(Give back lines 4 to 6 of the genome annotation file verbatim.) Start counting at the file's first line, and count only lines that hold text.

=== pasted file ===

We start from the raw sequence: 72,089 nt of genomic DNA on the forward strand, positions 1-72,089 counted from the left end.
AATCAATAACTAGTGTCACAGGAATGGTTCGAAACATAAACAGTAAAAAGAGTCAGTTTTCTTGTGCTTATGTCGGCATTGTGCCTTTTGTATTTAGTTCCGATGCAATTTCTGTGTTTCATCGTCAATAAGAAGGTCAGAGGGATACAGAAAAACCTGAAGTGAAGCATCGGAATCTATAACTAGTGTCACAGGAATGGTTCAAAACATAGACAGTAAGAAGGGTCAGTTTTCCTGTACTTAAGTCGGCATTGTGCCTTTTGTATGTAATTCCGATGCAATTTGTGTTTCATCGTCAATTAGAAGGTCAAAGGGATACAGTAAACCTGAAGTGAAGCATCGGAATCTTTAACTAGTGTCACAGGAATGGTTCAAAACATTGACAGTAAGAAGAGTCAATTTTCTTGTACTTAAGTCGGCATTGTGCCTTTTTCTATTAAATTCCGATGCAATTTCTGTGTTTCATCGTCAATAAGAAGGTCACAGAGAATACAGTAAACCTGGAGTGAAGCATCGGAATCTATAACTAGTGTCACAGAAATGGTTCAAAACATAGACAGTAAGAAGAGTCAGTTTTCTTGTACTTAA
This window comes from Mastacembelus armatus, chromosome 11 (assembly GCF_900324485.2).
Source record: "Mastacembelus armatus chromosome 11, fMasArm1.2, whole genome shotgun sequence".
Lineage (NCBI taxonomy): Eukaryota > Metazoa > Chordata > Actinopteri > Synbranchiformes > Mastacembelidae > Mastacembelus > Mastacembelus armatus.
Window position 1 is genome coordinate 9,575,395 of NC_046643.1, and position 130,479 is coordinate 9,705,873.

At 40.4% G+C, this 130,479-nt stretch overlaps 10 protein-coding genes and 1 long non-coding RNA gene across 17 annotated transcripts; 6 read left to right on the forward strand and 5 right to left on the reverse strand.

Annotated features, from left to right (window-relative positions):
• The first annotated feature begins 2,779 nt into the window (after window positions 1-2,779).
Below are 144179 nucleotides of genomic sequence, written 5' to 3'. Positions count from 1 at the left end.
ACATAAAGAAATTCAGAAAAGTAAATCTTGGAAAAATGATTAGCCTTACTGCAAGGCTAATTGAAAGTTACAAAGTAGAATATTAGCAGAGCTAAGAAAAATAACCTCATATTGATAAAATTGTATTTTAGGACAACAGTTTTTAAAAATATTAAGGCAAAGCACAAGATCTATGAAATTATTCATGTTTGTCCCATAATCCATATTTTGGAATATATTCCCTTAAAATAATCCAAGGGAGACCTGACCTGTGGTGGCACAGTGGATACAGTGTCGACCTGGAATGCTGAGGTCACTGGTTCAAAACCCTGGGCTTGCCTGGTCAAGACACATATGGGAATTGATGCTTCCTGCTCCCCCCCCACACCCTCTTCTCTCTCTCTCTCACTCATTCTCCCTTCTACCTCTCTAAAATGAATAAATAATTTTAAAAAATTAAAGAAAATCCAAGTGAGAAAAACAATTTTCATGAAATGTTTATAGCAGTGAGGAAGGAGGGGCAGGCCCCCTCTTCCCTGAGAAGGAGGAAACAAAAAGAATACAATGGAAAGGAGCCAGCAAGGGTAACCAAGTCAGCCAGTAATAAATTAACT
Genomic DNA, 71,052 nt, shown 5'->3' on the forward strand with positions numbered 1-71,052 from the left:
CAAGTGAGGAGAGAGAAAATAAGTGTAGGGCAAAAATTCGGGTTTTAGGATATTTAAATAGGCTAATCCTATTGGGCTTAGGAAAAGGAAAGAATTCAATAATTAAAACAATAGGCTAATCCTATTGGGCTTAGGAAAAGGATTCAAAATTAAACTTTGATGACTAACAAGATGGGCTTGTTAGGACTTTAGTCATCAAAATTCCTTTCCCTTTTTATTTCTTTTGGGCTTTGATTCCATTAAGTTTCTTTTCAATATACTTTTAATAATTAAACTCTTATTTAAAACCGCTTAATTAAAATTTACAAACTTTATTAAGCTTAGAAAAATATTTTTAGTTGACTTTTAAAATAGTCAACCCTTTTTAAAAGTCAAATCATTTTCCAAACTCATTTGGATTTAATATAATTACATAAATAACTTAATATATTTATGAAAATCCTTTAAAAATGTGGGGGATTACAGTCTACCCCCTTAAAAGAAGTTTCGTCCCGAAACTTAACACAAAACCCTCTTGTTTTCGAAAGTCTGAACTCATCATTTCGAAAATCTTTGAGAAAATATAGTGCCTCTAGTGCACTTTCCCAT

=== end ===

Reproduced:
Source record: "Mastacembelus armatus chromosome 11, fMasArm1.2, whole genome shotgun sequence".
Lineage (NCBI taxonomy): Eukaryota > Metazoa > Chordata > Actinopteri > Synbranchiformes > Mastacembelidae > Mastacembelus > Mastacembelus armatus.
Window position 1 is genome coordinate 9,575,395 of NC_046643.1, and position 130,479 is coordinate 9,705,873.